The response to the coronavirus pandemic continues to shape the risk environment for banks, according to the OCC’s Semiannual Risk Perspective released today. Key risks the OCC highlighted were credit risk as the ongoing economic downturn affects debt service capability, strategic risk from a long-term low-rate environment, cyber risk as many banks continue operating in a primary or partial work-from-home environment and compliance risk as banks implement new programs to support the recovery.
The report highlighted credit risk in both commercial and consumer portfolios. While “banks need to work with borrowers while making timely recognition of risk—emphasis on timely,” said Acting Comptroller Brian Brooks during a press briefing today, he added that “we need real-time and accurate information about loans that are going south, loans that are at risk, loans that should be classified. We will not be punishing banks for loans that were prudently underwritten at the front end, but we will look very carefully at banks that fail to recognize the risk in those loans at this present moment in the pandemic response.”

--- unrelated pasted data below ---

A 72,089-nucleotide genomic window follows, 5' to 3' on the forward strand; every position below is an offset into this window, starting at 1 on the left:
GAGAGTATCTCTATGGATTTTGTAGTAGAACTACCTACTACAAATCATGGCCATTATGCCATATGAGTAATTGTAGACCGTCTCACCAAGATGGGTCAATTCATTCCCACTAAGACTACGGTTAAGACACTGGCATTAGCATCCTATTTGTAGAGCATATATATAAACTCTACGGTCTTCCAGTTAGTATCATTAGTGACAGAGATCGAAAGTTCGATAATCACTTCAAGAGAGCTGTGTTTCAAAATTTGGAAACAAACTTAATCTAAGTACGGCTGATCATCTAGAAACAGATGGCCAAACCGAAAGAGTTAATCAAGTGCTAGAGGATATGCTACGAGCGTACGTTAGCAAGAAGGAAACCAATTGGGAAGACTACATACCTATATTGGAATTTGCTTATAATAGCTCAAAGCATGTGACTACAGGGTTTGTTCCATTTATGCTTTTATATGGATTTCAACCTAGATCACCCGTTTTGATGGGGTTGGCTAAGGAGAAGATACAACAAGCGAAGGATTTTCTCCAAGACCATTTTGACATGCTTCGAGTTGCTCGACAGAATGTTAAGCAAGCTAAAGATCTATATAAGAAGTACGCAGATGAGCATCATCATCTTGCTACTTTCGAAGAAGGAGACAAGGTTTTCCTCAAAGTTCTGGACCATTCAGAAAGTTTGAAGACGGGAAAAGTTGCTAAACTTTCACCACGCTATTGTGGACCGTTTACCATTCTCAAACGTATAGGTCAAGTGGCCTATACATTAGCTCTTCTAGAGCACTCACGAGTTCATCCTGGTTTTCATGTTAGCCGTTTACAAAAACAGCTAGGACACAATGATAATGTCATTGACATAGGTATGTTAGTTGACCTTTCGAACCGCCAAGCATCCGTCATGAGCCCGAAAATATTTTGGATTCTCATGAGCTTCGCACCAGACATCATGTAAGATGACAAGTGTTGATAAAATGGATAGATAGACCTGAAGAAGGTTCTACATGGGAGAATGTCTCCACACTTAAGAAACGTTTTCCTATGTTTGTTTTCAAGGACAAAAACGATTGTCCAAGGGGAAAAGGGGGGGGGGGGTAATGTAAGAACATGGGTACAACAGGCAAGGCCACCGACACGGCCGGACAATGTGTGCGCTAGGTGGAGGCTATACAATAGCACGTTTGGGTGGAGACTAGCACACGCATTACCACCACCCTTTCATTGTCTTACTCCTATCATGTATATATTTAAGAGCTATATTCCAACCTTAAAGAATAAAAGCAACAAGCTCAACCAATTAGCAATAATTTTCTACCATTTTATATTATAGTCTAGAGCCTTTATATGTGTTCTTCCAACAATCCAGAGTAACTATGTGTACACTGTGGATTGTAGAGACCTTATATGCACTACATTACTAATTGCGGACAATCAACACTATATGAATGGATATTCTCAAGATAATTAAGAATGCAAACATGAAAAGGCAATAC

The OCC also flagged the transition away from the London Interbank Offered Rate, noting that in 2021, “the OCC will increase its oversight, particularly for banks with significant Libor exposure or less-developed transition processes.” The agency also noted an increase in ransomware attacks using phishing emails and risks stemming from an increasingly technologically complex operating environment.
The OCC acknowledged that banks were well-positioned at the outset of the pandemic with “historically high capital ratios and ample liquidity.” The number of banks with a CAMELS rating of 3, 4 or 5 did not change materially, nor did the number of outstanding Matters Requiring Attention.